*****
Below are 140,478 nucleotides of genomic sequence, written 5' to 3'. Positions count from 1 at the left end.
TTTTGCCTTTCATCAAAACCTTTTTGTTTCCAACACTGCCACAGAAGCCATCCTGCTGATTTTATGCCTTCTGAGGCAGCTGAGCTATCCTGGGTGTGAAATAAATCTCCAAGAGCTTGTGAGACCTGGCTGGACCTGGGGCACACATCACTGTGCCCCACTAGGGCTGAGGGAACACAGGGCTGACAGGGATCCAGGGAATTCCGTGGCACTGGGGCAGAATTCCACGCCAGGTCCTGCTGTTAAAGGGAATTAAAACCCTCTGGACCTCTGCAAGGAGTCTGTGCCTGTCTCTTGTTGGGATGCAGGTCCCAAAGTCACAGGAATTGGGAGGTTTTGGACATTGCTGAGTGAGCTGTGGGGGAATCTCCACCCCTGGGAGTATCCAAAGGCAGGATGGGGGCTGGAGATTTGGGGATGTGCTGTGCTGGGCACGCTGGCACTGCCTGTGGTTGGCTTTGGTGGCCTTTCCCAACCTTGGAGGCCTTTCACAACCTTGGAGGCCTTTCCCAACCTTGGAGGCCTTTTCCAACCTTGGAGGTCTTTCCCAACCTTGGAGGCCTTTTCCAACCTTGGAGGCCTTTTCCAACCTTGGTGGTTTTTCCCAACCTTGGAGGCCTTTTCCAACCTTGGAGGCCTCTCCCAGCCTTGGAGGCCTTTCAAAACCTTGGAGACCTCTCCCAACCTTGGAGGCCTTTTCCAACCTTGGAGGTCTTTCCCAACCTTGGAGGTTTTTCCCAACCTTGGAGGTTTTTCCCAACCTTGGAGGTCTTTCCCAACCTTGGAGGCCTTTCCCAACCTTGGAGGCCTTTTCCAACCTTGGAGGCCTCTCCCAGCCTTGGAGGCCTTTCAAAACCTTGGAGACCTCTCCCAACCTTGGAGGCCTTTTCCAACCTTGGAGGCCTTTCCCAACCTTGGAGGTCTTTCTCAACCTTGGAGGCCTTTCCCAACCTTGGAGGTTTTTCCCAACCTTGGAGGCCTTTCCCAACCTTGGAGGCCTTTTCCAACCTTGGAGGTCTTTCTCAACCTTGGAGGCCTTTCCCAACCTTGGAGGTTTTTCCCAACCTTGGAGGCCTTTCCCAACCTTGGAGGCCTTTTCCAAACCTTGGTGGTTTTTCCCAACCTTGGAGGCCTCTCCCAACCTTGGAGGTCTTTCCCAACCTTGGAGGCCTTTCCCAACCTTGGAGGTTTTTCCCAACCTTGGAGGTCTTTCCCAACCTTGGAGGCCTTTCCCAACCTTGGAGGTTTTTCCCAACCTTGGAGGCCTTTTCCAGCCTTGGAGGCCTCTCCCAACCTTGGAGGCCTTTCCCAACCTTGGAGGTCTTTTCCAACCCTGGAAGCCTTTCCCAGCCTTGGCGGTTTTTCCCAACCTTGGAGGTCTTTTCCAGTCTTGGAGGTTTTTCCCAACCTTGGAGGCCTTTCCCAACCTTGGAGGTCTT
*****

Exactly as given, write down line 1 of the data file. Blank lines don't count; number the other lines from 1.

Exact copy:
Below are 140,478 nucleotides of genomic sequence, written 5' to 3'. Positions count from 1 at the left end.